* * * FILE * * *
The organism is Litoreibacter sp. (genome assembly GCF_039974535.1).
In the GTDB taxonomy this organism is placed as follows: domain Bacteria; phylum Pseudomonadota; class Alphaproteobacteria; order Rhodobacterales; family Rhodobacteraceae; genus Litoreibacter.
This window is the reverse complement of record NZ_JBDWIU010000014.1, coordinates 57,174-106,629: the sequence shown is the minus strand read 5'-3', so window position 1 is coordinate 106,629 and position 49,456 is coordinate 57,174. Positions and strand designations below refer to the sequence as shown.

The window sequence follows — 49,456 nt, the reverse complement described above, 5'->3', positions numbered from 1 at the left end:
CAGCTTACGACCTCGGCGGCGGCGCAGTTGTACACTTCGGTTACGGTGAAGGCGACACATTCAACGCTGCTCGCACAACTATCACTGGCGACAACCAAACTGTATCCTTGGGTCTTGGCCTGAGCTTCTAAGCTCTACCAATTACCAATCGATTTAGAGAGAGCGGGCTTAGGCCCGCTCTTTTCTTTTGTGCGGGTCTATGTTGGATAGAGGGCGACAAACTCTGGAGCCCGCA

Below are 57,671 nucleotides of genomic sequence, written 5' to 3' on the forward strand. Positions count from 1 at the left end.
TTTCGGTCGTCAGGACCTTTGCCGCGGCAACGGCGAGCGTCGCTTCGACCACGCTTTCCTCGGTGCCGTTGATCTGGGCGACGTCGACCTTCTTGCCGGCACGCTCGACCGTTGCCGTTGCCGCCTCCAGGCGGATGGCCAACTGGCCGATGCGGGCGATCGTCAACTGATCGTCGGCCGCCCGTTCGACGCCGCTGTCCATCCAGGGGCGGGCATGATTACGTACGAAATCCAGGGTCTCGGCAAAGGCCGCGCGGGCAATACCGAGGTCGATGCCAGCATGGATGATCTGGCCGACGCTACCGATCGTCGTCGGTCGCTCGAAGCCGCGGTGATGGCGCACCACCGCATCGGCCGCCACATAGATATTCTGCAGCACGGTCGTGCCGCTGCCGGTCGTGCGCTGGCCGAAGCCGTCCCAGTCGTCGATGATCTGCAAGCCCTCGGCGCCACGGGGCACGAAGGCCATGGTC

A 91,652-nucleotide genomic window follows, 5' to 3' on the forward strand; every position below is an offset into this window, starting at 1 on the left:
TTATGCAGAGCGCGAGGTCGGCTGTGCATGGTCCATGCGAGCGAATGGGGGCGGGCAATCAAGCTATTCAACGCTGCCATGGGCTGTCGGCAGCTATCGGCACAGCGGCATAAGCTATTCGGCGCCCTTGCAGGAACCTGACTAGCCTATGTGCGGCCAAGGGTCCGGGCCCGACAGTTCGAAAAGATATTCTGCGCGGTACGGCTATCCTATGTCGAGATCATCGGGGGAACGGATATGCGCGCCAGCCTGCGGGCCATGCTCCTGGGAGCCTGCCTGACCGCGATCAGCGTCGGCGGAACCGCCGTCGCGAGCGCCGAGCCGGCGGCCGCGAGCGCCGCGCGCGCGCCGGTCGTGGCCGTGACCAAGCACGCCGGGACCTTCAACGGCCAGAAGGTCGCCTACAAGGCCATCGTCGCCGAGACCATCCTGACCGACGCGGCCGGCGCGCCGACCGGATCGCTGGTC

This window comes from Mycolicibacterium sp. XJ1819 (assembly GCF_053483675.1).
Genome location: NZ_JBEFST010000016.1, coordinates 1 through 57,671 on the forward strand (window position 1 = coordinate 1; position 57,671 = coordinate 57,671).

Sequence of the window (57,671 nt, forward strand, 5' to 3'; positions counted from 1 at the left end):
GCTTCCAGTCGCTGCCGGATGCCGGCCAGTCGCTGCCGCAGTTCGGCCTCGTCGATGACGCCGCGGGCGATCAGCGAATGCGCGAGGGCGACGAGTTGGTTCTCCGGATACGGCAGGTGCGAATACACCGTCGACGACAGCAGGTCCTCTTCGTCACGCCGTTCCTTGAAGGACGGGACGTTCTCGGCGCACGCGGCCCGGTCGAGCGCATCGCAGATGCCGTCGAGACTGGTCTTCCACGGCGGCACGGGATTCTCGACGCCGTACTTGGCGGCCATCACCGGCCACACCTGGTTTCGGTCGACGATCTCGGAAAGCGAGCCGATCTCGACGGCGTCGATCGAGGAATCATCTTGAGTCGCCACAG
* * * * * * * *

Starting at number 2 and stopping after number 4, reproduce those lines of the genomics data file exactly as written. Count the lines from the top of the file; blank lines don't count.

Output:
In the GTDB taxonomy this organism is placed as follows: domain Bacteria; phylum Pseudomonadota; class Alphaproteobacteria; order Rhodobacterales; family Rhodobacteraceae; genus Litoreibacter.
This window is the reverse complement of record NZ_JBDWIU010000014.1, coordinates 57,174-106,629: the sequence shown is the minus strand read 5'-3', so window position 1 is coordinate 106,629 and position 49,456 is coordinate 57,174. Positions and strand designations below refer to the sequence as shown.

The window sequence follows — 49,456 nt, the reverse complement described above, 5'->3', positions numbered from 1 at the left end: